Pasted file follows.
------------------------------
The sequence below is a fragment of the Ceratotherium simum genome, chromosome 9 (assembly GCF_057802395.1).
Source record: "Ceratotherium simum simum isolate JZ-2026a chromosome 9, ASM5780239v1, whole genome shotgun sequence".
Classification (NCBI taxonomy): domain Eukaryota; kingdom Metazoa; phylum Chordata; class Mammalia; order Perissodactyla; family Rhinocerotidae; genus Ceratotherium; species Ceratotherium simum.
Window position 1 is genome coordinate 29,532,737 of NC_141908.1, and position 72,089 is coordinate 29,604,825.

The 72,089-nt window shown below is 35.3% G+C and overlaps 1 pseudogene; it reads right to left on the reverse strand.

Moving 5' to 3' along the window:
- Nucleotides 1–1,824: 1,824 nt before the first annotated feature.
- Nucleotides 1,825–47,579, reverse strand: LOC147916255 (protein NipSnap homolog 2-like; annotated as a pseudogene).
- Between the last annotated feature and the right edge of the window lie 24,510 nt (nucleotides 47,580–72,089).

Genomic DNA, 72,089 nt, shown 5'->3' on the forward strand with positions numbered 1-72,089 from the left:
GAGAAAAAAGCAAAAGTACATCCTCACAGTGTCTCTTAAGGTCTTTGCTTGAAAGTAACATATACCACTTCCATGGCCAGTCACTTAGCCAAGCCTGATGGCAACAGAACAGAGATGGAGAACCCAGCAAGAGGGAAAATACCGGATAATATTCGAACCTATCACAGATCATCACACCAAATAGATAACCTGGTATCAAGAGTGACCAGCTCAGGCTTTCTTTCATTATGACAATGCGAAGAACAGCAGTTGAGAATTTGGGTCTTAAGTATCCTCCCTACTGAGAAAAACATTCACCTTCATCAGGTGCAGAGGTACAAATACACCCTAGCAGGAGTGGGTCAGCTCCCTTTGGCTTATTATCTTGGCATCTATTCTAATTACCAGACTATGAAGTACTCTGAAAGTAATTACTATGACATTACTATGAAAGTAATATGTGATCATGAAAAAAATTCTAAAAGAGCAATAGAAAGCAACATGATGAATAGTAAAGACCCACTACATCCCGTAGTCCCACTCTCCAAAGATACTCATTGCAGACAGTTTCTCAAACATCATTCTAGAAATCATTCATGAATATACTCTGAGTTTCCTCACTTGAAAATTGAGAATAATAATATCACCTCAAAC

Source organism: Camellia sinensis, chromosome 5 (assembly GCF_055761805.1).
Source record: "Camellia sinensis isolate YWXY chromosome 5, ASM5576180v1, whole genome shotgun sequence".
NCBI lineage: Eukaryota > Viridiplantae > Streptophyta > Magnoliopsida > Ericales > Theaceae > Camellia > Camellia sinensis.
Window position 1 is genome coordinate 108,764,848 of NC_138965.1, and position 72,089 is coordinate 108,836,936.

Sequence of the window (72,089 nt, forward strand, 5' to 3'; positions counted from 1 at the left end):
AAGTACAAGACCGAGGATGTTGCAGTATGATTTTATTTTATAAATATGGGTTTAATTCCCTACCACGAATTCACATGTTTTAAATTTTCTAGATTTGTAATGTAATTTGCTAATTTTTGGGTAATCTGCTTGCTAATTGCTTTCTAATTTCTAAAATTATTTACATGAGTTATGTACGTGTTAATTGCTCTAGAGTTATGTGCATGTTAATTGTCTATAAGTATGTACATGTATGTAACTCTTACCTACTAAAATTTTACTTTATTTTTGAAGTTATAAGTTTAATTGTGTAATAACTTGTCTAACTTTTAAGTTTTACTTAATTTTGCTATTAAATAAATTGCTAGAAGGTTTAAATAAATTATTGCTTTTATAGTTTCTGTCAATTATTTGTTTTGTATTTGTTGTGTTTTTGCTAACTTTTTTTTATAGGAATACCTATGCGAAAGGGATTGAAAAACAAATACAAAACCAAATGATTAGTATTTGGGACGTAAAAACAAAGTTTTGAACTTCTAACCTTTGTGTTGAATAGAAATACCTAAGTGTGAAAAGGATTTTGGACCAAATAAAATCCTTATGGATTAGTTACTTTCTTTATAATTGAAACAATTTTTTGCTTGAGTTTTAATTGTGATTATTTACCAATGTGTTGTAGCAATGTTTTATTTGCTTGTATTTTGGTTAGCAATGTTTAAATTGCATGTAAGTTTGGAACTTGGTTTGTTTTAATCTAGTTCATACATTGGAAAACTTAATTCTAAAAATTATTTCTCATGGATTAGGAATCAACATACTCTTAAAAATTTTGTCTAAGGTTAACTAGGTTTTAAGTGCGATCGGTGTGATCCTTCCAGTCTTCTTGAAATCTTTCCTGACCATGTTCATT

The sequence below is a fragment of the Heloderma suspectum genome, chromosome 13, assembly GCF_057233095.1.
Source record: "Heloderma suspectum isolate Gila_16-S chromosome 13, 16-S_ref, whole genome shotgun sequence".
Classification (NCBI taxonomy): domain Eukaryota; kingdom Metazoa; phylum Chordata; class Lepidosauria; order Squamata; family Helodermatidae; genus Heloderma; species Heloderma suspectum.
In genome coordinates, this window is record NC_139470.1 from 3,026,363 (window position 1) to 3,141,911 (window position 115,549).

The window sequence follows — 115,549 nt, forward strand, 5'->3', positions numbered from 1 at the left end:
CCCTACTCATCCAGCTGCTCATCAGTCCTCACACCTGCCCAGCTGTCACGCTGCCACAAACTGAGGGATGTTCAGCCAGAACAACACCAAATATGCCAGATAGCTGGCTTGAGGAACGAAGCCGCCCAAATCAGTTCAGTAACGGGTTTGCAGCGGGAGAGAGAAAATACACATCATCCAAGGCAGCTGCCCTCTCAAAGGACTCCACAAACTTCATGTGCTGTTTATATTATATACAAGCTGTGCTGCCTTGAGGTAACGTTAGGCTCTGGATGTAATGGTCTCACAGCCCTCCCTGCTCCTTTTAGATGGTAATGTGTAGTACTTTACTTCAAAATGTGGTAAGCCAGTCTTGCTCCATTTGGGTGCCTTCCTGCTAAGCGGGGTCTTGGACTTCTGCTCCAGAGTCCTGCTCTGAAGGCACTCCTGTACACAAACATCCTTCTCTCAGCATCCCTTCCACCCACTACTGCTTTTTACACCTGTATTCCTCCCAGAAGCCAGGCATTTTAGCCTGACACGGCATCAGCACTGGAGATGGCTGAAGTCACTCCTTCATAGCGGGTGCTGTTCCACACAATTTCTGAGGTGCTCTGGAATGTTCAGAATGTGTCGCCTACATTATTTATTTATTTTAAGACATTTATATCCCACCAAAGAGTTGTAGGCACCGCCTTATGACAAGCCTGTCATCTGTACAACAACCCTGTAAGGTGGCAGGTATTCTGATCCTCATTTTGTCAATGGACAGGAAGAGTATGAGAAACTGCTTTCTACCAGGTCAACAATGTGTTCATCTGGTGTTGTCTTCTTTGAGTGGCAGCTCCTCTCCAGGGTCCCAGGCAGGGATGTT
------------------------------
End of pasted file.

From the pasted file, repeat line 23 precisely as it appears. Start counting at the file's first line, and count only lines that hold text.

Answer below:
CCCTACTCATCCAGCTGCTCATCAGTCCTCACACCTGCCCAGCTGTCACGCTGCCACAAACTGAGGGATGTTCAGCCAGAACAACACCAAATATGCCAGATAGCTGGCTTGAGGAACGAAGCCGCCCAAATCAGTTCAGTAACGGGTTTGCAGCGGGAGAGAGAAAATACACATCATCCAAGGCAGCTGCCCTCTCAAAGGACTCCACAAACTTCATGTGCTGTTTATATTATATACAAGCTGTGCTGCCTTGAGGTAACGTTAGGCTCTGGATGTAATGGTCTCACAGCCCTCCCTGCTCCTTTTAGATGGTAATGTGTAGTACTTTACTTCAAAATGTGGTAAGCCAGTCTTGCTCCATTTGGGTGCCTTCCTGCTAAGCGGGGTCTTGGACTTCTGCTCCAGAGTCCTGCTCTGAAGGCACTCCTGTACACAAACATCCTTCTCTCAGCATCCCTTCCACCCACTACTGCTTTTTACACCTGTATTCCTCCCAGAAGCCAGGCATTTTAGCCTGACACGGCATCAGCACTGGAGATGGCTGAAGTCACTCCTTCATAGCGGGTGCTGTTCCACACAATTTCTGAGGTGCTCTGGAATGTTCAGAATGTGTCGCCTACATTATTTATTTATTTTAAGACATTTATATCCCACCAAAGAGTTGTAGGCACCGCCTTATGACAAGCCTGTCATCTGTACAACAACCCTGTAAGGTGGCAGGTATTCTGATCCTCATTTTGTCAATGGACAGGAAGAGTATGAGAAACTGCTTTCTACCAGGTCAACAATGTGTTCATCTGGTGTTGTCTTCTTTGAGTGGCAGCTCCTCTCCAGGGTCCCAGGCAGGGATGTT